Somehow we knew the day would be different….
All surveys are special.
S122 in December 2012 to Dashwood Bay in the Mission Blue www.missionblue.org North Coast Hope Spot was unique. Every one of the Citizen Science volunteers felt we were privileged to witness the coming together of 2 large groups of Bottlenose dolphins, participating in apparent mourning, grieving behaviours for one of their own….tiny little Angel, Tiki’s new calf.
We had not confirmed Tiki, with a distinctive dorsal fin, catalogued in 2006 at North Cape as female. What a tragic way to find out. Observing wildlife can be exciting, joyful and uplifting but also provides moments of great poignancy and grief.
Approaching the bay we noticed dolphins acting differently, slowly zigzagging in a tight group in a purposeful manner out to sea. In the front Tiki was carrying something in her mouth, a large fish, small shark, or similar. On closer inspection via binoculars Skipper Andrew Neighbour realised Tiki was carrying an emaciated body of a young calf. To the distress of all we realised we were observing a “funeral procession” in human terms, with a fellow mammal mother taking her dead child out to sea surrounded by her grieving pod.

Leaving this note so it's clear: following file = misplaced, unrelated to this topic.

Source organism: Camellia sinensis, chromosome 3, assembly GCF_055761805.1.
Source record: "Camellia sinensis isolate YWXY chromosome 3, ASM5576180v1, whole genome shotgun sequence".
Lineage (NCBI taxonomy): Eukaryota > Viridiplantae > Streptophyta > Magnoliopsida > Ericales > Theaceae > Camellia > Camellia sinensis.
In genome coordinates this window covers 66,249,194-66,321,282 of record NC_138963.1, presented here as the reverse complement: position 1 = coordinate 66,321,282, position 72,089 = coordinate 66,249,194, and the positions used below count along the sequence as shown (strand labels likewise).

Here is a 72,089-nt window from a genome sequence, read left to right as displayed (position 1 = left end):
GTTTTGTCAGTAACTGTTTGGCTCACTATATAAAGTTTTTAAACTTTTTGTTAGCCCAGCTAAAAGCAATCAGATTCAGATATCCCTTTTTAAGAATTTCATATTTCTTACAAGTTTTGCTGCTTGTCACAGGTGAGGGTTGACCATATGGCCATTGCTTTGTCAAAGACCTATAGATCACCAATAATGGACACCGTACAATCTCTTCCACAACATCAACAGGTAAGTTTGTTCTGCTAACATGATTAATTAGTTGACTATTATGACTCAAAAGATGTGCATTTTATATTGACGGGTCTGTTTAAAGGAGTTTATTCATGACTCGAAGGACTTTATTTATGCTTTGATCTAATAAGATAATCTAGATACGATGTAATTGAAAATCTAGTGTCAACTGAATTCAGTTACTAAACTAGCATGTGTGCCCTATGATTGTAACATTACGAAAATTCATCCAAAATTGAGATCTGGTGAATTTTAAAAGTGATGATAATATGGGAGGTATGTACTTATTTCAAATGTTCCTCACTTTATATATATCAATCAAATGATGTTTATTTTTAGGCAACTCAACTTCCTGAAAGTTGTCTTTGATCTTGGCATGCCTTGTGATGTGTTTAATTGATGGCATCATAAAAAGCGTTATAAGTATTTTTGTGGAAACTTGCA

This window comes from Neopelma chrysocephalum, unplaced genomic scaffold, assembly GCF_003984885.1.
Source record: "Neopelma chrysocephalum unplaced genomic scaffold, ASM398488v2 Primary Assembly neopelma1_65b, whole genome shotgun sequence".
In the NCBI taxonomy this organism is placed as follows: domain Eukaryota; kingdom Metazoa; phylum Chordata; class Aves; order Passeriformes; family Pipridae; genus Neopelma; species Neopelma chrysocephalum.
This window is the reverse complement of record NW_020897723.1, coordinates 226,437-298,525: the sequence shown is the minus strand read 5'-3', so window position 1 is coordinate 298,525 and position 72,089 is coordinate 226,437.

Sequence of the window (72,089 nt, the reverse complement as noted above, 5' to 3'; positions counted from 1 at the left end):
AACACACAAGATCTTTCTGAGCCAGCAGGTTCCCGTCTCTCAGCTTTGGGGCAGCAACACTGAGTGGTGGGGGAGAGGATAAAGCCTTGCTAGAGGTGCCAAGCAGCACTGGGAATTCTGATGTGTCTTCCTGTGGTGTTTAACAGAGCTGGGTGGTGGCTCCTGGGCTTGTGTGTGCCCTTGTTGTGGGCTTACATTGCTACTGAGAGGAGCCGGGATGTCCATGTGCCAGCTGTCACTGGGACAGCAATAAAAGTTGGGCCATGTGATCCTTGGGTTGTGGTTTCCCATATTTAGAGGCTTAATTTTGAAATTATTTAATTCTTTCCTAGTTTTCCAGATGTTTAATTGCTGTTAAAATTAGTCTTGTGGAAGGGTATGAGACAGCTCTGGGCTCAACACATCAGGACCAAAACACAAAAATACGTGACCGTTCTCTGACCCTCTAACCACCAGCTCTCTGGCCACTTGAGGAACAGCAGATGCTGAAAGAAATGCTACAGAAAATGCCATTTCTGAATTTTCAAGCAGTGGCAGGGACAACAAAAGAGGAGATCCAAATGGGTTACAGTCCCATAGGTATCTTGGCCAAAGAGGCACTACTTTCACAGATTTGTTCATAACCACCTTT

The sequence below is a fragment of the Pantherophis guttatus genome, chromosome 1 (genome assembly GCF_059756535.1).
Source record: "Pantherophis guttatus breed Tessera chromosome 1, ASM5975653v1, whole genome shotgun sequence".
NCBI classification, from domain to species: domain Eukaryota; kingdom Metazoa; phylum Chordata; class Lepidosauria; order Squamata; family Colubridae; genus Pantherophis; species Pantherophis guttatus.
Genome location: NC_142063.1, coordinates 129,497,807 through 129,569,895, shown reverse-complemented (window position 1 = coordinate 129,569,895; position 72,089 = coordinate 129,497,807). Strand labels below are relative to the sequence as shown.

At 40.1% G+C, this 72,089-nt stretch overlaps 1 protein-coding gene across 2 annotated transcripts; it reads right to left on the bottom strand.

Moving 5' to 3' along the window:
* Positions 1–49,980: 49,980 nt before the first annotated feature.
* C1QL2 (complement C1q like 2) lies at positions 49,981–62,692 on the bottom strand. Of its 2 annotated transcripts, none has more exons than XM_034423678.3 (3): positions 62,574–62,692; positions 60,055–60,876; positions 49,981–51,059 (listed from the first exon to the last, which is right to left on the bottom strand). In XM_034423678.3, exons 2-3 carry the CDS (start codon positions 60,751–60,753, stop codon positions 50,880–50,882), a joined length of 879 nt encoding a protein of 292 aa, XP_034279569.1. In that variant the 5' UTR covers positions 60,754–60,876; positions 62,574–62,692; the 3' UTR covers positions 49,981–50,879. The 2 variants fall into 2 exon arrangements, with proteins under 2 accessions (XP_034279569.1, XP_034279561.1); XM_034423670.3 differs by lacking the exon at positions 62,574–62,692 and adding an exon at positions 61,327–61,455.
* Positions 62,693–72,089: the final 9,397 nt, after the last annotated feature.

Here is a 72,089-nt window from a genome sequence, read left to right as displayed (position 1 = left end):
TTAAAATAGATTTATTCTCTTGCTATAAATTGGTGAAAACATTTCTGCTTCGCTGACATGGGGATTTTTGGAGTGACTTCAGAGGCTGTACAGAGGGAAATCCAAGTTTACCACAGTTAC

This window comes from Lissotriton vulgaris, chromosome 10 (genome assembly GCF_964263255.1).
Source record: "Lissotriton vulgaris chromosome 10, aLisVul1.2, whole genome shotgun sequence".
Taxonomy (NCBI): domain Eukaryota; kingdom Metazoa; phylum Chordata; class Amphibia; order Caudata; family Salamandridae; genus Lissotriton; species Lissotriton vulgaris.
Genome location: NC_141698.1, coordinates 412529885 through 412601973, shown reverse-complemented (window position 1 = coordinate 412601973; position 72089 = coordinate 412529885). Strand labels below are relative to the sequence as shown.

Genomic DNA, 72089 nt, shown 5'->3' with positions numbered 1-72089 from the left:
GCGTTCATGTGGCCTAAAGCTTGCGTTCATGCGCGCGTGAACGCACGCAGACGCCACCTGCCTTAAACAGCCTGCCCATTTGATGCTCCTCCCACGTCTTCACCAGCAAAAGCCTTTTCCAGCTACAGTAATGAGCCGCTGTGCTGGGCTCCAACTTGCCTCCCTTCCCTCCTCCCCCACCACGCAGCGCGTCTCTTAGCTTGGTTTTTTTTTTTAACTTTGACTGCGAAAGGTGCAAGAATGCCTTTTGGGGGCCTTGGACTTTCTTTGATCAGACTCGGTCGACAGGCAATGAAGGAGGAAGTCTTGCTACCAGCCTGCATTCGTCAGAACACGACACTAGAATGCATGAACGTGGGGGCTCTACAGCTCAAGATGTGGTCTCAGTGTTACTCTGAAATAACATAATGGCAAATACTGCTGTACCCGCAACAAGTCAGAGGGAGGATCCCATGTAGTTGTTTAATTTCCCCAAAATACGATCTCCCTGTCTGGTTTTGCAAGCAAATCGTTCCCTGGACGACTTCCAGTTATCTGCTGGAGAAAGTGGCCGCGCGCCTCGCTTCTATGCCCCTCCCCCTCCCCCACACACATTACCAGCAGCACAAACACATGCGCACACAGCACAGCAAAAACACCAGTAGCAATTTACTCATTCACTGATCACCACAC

The grief was palpable. Years later it is etched in our minds – extraordinary animal connectedness, empathy, and compassion of common sentience. In December 2015 we were delighted to record Tiki with an active new calf at North Cape. We called him/her Gabriel. We often think of Tiki and her calves and wonder how and where they are, and hope they are thriving.
Back on the water on wonderful KI Marine Adventures www.kimarineadventures.com.au next week for S228 – what a special start to the New Year it would be to see Tiki and a healthy calf or juvenile again!
#Tiki #Angel #Gabriel #mourning #grief #loss #dolphins #marinemammals #sentientbeings #citizenscience #volunteers #photgraphicidentification #missionblue #northcoast #kangarooisland #hopespot #hope